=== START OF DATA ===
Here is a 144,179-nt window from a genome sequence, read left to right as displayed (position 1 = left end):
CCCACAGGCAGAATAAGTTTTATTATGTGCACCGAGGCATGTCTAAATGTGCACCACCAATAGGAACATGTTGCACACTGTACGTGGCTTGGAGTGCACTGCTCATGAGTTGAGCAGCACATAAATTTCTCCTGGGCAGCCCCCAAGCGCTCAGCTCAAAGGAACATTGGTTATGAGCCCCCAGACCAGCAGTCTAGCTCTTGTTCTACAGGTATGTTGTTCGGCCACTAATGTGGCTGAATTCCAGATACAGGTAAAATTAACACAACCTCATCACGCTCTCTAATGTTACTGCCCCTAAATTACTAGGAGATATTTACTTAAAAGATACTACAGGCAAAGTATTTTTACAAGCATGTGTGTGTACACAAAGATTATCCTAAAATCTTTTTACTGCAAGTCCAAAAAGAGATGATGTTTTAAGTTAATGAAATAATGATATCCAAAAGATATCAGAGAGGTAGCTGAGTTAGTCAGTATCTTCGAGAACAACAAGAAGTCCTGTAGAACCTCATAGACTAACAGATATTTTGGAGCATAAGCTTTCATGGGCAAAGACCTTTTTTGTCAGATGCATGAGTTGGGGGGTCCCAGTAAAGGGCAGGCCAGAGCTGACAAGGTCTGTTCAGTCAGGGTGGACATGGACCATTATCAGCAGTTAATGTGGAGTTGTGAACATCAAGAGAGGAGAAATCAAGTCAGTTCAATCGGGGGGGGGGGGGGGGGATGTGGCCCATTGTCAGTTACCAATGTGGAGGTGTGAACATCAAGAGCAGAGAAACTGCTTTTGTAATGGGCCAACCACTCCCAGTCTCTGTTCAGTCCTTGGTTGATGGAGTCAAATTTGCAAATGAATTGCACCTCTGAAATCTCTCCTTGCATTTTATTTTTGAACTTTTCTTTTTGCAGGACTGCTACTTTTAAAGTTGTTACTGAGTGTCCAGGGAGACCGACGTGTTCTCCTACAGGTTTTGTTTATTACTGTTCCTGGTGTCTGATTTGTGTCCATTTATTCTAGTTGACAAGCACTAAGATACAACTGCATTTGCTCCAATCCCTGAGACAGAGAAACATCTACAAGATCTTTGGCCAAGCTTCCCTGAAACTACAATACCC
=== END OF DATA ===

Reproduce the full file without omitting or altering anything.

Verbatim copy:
Here is a 144,179-nt window from a genome sequence, read left to right as displayed (position 1 = left end):
CCCACAGGCAGAATAAGTTTTATTATGTGCACCGAGGCATGTCTAAATGTGCACCACCAATAGGAACATGTTGCACACTGTACGTGGCTTGGAGTGCACTGCTCATGAGTTGAGCAGCACATAAATTTCTCCTGGGCAGCCCCCAAGCGCTCAGCTCAAAGGAACATTGGTTATGAGCCCCCAGACCAGCAGTCTAGCTCTTGTTCTACAGGTATGTTGTTCGGCCACTAATGTGGCTGAATTCCAGATACAGGTAAAATTAACACAACCTCATCACGCTCTCTAATGTTACTGCCCCTAAATTACTAGGAGATATTTACTTAAAAGATACTACAGGCAAAGTATTTTTACAAGCATGTGTGTGTACACAAAGATTATCCTAAAATCTTTTTACTGCAAGTCCAAAAAGAGATGATGTTTTAAGTTAATGAAATAATGATATCCAAAAGATATCAGAGAGGTAGCTGAGTTAGTCAGTATCTTCGAGAACAACAAGAAGTCCTGTAGAACCTCATAGACTAACAGATATTTTGGAGCATAAGCTTTCATGGGCAAAGACCTTTTTTGTCAGATGCATGAGTTGGGGGGTCCCAGTAAAGGGCAGGCCAGAGCTGACAAGGTCTGTTCAGTCAGGGTGGACATGGACCATTATCAGCAGTTAATGTGGAGTTGTGAACATCAAGAGAGGAGAAATCAAGTCAGTTCAATCGGGGGGGGGGGGGGGGGATGTGGCCCATTGTCAGTTACCAATGTGGAGGTGTGAACATCAAGAGCAGAGAAACTGCTTTTGTAATGGGCCAACCACTCCCAGTCTCTGTTCAGTCCTTGGTTGATGGAGTCAAATTTGCAAATGAATTGCACCTCTGAAATCTCTCCTTGCATTTTATTTTTGAACTTTTCTTTTTGCAGGACTGCTACTTTTAAAGTTGTTACTGAGTGTCCAGGGAGACCGACGTGTTCTCCTACAGGTTTTGTTTATTACTGTTCCTGGTGTCTGATTTGTGTCCATTTATTCTAGTTGACAAGCACTAAGATACAACTGCATTTGCTCCAATCCCTGAGACAGAGAAACATCTACAAGATCTTTGGCCAAGCTTCCCTGAAACTACAATACCC